A record number of people were euthanized in the Netherlands last year.
Some who died suffered from psychiatric issues, according to Dutch News NL. Both the Netherlands and neighboring Belgium are known for their progressive euthanasia laws that have expanded the scope beyond patients suffering from a terminal disease.
Each year, the RTE Regional Euthanasia Review Committees analyze all deaths by euthanasia to check whether they met the six criteria dictated by the law for euthanasia or doctor-assisted suicide. In total, 6,938 patients died in this manner in the Netherlands last year. The RTE determined that two cases didn't meet the six requirements.
These requirements stipulate, in part, that the patient's request must be voluntary, their condition is so severe that their body cannot heal, and they are suffering "unnecessarily and this cannot be reduced." The doctor is also required to "perform the euthanasia (or assisted suicide) in a medically careful manner, for example with the right medicines and in the right steps."
2020 saw a 9% increase in deaths by euthanasia and doctor-assisted suicide from the previous year, when 6,361 people elected to die amid a culture that, according to RTE chairman Jeroen Recourt, is increasingly accepting of the practice. Before 2020, the previous record of deaths was set in 2017 when 6,585 people were euthanized.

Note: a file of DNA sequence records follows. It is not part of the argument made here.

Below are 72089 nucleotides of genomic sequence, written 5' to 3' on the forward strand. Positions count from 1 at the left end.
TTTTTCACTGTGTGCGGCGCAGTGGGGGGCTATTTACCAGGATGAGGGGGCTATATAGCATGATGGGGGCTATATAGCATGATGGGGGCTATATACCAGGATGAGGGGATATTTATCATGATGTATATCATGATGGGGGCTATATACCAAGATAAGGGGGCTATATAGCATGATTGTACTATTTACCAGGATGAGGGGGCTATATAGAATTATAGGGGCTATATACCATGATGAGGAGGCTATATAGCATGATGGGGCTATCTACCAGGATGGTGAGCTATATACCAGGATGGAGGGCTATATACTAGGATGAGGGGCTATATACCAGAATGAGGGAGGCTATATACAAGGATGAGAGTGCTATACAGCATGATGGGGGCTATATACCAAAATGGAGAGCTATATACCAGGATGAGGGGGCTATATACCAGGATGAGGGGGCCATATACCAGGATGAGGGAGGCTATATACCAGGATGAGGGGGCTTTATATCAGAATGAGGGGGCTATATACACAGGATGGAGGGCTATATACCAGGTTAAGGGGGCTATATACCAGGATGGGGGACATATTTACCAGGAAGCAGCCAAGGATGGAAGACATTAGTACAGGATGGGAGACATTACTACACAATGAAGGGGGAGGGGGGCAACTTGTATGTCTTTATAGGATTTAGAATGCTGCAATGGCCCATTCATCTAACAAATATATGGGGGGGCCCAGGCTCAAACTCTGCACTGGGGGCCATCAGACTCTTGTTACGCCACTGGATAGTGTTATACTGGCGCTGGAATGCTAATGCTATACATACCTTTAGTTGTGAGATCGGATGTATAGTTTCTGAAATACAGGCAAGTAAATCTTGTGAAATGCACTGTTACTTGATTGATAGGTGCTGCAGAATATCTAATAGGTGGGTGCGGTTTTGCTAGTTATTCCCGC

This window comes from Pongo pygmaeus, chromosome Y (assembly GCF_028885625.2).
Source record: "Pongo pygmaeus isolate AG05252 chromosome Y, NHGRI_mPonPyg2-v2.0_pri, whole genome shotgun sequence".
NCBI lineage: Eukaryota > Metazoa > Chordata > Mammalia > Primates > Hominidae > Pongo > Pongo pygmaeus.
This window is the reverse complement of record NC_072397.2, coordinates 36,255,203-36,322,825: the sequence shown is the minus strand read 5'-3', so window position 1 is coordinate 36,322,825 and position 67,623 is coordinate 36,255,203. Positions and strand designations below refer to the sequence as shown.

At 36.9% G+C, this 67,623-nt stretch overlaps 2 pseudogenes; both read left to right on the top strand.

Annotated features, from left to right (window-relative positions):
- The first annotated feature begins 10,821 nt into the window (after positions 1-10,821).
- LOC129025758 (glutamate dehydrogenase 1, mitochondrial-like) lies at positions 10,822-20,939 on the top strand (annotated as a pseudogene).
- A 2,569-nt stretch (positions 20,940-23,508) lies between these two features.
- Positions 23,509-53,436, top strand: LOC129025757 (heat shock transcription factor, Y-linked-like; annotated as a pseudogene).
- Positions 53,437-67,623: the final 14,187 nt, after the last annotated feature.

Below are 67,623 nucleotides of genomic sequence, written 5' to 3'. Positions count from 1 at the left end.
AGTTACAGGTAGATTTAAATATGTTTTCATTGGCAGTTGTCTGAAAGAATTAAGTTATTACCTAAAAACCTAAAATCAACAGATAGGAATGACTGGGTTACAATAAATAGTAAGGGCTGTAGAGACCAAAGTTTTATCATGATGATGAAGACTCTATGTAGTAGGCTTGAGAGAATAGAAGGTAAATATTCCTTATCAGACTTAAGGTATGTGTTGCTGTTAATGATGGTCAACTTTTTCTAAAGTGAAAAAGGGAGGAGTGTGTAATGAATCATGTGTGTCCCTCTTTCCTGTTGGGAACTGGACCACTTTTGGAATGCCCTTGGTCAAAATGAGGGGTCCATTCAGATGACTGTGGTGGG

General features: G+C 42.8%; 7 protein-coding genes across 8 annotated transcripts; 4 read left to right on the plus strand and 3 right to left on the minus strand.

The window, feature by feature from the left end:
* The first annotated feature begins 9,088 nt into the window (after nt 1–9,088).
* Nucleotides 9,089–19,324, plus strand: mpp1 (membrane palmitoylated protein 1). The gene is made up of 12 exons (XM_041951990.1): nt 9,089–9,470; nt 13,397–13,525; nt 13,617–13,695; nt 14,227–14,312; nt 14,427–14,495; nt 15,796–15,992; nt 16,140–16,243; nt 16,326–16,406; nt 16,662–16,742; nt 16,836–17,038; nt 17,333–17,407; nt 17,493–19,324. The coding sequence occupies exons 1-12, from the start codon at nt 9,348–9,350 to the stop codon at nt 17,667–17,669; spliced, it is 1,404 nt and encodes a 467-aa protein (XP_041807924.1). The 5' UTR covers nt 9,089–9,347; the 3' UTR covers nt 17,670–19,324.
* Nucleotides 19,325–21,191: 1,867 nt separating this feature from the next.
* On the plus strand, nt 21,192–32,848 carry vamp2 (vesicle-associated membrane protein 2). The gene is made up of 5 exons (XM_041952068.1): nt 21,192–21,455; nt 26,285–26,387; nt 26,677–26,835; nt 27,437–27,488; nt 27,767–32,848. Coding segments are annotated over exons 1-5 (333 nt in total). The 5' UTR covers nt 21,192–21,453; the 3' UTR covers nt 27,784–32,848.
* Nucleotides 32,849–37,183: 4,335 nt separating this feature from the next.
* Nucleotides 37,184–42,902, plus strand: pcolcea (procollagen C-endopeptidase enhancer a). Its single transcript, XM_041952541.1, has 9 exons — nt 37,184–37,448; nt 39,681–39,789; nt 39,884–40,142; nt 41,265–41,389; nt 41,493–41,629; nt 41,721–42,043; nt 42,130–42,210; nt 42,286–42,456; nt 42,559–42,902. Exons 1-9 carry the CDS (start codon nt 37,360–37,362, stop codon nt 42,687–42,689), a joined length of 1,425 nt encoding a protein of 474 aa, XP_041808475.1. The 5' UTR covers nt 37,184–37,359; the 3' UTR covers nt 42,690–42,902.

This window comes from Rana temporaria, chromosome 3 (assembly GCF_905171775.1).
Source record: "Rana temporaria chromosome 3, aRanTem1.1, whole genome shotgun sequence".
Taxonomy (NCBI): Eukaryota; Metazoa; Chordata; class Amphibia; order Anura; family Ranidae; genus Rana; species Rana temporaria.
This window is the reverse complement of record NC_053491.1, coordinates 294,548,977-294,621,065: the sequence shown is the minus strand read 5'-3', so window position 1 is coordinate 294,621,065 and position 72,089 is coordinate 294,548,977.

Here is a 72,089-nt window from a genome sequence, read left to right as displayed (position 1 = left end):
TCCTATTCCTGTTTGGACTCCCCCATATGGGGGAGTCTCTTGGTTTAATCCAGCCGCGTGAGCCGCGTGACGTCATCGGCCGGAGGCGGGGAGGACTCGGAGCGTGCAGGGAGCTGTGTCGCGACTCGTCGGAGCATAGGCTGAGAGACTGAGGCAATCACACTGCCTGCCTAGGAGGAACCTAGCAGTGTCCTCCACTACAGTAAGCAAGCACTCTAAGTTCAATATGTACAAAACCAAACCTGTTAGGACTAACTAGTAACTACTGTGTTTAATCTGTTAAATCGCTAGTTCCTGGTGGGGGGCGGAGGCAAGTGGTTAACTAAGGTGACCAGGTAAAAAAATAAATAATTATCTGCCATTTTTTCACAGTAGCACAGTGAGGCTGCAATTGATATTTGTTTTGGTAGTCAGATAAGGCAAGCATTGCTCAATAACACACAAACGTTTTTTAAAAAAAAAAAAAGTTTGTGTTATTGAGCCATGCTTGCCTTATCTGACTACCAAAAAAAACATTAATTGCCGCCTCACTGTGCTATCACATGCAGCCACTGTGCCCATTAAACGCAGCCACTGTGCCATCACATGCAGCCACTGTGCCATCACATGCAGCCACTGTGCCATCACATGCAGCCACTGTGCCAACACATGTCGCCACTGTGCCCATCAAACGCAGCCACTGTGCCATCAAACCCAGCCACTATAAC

“These figures are part of a larger development,” Recourt told the Dutch daily newspaper Trouw, noting he was not surprised by the uptick.
“More and more generations see euthanasia as a solution for unbearable suffering … and the thought that euthanasia is an option for hopeless suffering brings [many people] peace.”
The majority of those who died by euthanasia last year had terminal cancer. Mirroring the data in previous years, dementia was a factor in 2% of the cases, and psychiatric disorders were a factor in approximately 1% of euthanasia deaths.
Contracting COVID-19 was reportedly a contributing factor for four people who requested to end their lives by doctor-assisted suicide. The RTE chairman stressed, however, that social problems such as loneliness do not meet the criteria for euthanasia and doctor-assisted suicide.
The increasing number of deaths by doctor-assisted suicide in 2020 comes on the heels of proposed plans announced in October in the Netherlands to expand the euthanasia law to allow children ages 1-12 to be euthanized under certain circumstances. The practice was already permitted for youth ages 12 and older and possible for infants during their first year of life.
In 2004, Dutch medical directives stipulated that doctors would be allowed to perform "active ending of life on infants" without fear of legal repercussions — called the Groningen Protocol — provided they have a serious disability or a terminal illness.
While euthanasia is widely accepted in Dutch society, a proposal that would allow people age 75 or older with no severe illness to choose to end their lives through doctor-assisted suicide is considered controversial. A measure permitting elective dying for over-75s was introduced in July after government research published in January 2020 showed that approximately 10,000 people age 55 and older wanted to die.